China, with its rapid growth and centralized government, is pursuing sponge cities on a scale difficult for most countries to even consider. The ambition is impressive. Yet Yu is finding that he still has to overcome a tendency among planners toward one-size-fits-all approaches, which could be disastrous because each location has unique hydrological systems and needs. He is also confronting a penchant in his country for stronger dams, bigger pipes and larger storage tanks, which symbolize power and progress in modern China.
Mr. sponge city
On a spring day in Beijing with a “very high” air pollution rating, I visited Yu at Turenscape’s headquarters in the city’s Haidian District. A slim, intense man in his 50s, with sharp eyes and just a bit of gray at the temples, Yu traces his passion to the agricultural commune where he grew up in Zhejiang province southwest of Shanghai. There he observed the Chinese “peasant wisdom” for managing water, practiced for thousands of years. Farmers maintained little ponds and berms to help rainfall infiltrate the ground, storing it for a dry day. The creek next to his village swelled during certain seasons, which no one saw as a threat. “If you have wise ways to deal with flooding, water can be friendly,” he says.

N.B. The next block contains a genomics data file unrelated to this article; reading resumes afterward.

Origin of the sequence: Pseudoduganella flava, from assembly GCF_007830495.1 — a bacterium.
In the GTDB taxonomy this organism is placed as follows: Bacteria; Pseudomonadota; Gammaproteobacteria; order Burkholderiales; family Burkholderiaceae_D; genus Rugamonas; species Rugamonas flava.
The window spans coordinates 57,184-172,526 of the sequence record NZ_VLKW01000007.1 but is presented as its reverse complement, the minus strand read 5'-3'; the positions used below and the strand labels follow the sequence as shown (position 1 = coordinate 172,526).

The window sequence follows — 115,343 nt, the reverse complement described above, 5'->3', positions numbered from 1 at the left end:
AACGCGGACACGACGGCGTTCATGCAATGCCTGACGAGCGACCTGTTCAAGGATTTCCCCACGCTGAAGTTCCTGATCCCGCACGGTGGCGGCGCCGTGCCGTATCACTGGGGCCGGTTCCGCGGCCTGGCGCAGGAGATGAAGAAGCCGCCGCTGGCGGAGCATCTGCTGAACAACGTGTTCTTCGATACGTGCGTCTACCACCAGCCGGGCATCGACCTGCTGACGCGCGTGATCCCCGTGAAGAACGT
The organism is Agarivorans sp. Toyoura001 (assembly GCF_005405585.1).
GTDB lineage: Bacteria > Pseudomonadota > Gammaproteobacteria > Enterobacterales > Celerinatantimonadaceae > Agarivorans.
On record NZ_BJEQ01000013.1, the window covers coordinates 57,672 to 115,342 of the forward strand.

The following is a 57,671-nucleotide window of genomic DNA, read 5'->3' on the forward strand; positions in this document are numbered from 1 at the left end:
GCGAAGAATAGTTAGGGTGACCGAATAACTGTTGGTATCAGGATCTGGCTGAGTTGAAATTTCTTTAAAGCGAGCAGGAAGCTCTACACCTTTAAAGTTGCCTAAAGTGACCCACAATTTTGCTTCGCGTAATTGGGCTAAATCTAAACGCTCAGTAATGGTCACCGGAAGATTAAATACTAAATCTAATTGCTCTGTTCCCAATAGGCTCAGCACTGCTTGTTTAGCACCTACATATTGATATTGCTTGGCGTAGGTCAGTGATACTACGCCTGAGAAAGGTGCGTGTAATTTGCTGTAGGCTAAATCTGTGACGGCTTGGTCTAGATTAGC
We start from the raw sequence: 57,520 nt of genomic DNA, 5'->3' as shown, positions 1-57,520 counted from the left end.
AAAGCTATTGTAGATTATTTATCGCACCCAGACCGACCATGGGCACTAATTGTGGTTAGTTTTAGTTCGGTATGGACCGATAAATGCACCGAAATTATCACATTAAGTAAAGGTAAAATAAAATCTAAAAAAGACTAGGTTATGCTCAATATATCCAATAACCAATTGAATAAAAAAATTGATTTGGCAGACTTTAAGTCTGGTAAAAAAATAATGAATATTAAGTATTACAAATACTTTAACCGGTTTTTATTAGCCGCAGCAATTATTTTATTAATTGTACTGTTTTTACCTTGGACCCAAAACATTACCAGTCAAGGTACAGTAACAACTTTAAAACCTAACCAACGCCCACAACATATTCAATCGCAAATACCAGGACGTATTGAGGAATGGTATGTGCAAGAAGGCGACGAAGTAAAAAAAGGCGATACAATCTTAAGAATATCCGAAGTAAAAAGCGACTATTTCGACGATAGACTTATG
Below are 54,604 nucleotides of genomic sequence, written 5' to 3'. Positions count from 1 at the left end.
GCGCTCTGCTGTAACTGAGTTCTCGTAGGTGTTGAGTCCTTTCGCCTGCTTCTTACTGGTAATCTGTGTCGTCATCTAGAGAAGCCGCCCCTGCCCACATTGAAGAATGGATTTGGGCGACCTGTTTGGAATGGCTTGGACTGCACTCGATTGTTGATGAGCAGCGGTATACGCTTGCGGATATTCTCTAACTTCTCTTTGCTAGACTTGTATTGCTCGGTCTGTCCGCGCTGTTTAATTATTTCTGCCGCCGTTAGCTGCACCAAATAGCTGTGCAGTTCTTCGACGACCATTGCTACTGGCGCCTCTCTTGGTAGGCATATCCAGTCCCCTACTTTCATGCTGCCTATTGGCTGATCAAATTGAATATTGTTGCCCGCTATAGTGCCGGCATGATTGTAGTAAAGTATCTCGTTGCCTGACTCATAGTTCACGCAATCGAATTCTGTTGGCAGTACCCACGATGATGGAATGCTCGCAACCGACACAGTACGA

Since starting Turenscape in 1998 with his wife and a friend, Yu has built the award-winning company into a landscape architecture empire with 600 employees. The company has more than 640 projects built or underway in 250 Chinese cities and 10 other countries, including a redesign of the Kaban Lakes system in Kazan, Russia. Yu is dean of the school of landscape architecture at Peking University and has taught periodically at Harvard University.
For years while Yu was building his firm’s portfolio, many Chinese derided his farm-based ideas as backward. He says that some even called him an American spy—a nod to his doctorate from Harvard’s Graduate School of Design and his opposition to those big dams. But in recent years sentiment has begun to shift. Various groups in China are building green infrastructure projects, often in partnership with Americans, Australians and Europeans. Yu’s influence has been growing in parallel. He lectures regularly at the Ministry of Housing and Urban-Rural Development, and his 2003 book about his practices, The Road to Urban Landscape: A Dialogue with the Mayors, has been printed multiple times in China. Dignitaries such as the Mexican ambassador to China, who is hoping he can solve Mexico City’s water problems, ask for his input.